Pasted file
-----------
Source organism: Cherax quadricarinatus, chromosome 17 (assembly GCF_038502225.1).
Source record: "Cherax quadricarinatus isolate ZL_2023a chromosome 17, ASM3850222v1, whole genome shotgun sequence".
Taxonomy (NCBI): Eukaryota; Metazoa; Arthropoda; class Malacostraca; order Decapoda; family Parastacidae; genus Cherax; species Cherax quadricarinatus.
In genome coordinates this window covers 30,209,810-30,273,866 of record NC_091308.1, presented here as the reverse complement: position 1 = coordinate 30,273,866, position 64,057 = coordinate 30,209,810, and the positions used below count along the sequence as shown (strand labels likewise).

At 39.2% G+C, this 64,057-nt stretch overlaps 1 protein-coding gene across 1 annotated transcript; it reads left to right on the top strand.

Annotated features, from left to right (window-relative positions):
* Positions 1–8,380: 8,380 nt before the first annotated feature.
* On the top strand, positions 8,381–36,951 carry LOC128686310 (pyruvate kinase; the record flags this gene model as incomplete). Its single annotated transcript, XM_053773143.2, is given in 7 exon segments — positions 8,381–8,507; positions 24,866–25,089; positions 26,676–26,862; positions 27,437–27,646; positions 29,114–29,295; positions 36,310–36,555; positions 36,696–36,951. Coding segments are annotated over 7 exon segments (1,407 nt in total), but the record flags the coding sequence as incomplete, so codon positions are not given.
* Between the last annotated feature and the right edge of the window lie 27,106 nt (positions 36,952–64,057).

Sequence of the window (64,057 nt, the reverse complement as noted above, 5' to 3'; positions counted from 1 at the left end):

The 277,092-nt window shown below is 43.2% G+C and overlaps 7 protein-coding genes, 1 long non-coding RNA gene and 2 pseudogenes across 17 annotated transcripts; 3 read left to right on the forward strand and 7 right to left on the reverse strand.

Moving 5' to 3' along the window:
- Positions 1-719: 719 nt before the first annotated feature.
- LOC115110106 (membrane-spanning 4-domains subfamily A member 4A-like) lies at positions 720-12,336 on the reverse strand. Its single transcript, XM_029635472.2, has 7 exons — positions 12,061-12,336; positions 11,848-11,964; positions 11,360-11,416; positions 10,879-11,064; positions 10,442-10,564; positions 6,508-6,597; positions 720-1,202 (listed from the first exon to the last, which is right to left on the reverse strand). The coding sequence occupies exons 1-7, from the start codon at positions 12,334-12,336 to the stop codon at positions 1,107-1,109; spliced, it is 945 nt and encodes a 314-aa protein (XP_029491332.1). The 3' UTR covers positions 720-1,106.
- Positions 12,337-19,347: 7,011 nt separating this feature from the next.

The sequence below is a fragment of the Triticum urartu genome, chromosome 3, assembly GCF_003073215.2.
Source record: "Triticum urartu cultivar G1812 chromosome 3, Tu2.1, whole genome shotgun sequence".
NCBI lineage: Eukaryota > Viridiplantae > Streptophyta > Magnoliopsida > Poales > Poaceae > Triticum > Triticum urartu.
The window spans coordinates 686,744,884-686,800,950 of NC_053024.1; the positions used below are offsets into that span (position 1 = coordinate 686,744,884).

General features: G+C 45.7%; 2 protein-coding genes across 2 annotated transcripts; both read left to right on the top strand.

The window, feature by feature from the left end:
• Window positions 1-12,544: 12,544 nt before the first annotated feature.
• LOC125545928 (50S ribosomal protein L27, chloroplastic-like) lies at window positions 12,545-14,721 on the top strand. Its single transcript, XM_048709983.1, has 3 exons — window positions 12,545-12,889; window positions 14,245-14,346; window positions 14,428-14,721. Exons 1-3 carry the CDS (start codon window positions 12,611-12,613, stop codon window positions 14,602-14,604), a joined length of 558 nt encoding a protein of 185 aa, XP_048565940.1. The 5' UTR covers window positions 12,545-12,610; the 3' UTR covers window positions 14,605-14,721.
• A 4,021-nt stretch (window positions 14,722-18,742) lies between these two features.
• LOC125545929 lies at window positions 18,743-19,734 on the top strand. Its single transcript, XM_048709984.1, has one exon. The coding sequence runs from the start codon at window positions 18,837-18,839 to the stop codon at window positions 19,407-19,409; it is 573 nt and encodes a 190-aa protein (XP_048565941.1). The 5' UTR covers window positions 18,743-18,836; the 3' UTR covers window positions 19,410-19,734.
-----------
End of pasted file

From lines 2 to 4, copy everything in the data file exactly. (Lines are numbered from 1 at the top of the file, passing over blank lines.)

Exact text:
Source record: "Cherax quadricarinatus isolate ZL_2023a chromosome 17, ASM3850222v1, whole genome shotgun sequence".
Taxonomy (NCBI): Eukaryota; Metazoa; Arthropoda; class Malacostraca; order Decapoda; family Parastacidae; genus Cherax; species Cherax quadricarinatus.
In genome coordinates this window covers 30,209,810-30,273,866 of record NC_091308.1, presented here as the reverse complement: position 1 = coordinate 30,273,866, position 64,057 = coordinate 30,209,810, and the positions used below count along the sequence as shown (strand labels likewise).